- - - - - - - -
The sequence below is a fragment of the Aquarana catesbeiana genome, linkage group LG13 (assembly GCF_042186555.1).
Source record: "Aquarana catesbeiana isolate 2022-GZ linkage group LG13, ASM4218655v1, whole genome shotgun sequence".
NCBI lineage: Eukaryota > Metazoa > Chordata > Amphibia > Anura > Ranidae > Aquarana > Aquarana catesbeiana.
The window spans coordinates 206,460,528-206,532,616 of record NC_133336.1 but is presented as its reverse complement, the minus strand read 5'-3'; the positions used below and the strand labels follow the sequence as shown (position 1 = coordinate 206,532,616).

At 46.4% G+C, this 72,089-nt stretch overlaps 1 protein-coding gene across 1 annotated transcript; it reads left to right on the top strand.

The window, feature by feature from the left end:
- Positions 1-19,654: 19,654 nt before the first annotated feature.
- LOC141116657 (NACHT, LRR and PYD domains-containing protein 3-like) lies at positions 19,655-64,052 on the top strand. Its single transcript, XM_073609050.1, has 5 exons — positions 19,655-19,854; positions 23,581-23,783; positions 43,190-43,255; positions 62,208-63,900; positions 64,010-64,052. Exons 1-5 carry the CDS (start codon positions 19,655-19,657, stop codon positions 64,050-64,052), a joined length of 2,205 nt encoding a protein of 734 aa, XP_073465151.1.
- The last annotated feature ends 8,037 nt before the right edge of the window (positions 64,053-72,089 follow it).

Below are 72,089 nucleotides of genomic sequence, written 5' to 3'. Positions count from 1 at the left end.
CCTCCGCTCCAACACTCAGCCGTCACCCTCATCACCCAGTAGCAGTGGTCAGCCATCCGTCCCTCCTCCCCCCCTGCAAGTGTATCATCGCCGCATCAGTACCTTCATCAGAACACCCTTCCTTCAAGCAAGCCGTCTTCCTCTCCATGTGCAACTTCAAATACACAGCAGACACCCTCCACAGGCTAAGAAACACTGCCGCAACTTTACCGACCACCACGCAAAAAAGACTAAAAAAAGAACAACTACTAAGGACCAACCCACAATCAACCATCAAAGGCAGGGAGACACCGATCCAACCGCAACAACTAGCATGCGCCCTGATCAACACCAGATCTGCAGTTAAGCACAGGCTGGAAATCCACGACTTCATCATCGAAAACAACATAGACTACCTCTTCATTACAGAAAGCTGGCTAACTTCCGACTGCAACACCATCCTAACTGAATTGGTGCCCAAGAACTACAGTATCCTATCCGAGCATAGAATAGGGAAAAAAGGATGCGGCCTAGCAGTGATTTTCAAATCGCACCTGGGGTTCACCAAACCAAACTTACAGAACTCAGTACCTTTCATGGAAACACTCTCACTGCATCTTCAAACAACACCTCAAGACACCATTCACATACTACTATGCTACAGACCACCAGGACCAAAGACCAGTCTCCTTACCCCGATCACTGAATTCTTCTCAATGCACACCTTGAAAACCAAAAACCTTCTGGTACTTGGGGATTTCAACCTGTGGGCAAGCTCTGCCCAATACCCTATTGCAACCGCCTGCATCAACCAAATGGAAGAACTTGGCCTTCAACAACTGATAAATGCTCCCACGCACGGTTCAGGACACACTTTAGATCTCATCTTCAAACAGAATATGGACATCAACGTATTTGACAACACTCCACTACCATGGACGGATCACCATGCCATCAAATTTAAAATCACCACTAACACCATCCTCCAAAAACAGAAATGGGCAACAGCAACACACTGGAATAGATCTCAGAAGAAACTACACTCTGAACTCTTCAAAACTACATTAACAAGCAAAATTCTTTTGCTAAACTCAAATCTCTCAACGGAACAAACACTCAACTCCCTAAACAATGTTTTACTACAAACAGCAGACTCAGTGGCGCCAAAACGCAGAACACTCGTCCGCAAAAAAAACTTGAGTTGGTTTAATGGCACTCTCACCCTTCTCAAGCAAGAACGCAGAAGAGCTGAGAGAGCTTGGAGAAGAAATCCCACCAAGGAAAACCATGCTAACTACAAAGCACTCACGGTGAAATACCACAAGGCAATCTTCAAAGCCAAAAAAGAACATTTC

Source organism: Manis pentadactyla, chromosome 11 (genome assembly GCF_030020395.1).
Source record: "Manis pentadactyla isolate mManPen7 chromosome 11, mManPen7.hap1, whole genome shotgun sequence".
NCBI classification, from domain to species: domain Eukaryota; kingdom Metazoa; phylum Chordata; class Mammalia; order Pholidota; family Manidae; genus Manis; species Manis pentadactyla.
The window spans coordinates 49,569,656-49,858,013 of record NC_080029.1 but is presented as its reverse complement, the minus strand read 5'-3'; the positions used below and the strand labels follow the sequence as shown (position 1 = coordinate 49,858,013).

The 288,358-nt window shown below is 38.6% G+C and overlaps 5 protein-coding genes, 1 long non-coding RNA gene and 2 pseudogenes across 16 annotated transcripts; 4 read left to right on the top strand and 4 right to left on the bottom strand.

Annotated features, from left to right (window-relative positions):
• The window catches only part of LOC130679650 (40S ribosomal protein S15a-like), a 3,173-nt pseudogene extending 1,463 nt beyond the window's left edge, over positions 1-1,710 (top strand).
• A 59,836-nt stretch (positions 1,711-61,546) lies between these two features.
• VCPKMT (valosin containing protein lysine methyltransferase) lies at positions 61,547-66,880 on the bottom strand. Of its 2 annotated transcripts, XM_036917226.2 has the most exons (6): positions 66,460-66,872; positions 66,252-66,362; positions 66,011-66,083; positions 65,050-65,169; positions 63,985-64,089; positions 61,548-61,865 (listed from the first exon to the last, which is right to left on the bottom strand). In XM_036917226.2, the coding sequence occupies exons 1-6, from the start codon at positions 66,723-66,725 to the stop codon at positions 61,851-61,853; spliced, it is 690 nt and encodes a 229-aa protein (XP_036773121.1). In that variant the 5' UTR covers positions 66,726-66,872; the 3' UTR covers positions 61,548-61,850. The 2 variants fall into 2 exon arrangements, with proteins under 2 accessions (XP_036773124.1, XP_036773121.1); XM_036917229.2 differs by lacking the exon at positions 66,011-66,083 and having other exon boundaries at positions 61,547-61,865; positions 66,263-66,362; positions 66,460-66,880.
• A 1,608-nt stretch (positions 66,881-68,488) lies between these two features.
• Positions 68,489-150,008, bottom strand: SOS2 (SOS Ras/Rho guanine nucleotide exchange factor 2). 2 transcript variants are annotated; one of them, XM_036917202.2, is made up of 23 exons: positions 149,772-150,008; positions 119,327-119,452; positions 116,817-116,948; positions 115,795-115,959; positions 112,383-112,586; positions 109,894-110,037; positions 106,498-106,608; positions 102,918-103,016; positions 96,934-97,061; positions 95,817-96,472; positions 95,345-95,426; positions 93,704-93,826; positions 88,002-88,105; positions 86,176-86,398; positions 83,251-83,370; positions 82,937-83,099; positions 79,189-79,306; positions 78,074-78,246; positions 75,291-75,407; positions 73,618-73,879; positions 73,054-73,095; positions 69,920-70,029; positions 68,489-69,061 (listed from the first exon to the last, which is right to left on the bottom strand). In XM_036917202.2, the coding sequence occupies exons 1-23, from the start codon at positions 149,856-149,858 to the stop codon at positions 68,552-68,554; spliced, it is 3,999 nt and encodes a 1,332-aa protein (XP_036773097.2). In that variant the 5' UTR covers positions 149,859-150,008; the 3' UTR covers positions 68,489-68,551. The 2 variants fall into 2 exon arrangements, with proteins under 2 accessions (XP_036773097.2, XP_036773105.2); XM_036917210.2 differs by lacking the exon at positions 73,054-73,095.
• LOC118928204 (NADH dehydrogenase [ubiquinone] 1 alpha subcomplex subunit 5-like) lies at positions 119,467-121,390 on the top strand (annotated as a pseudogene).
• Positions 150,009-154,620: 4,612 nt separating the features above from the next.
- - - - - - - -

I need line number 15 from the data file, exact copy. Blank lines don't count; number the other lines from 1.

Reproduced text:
The window spans coordinates 49,569,656-49,858,013 of record NC_080029.1 but is presented as its reverse complement, the minus strand read 5'-3'; the positions used below and the strand labels follow the sequence as shown (position 1 = coordinate 49,858,013).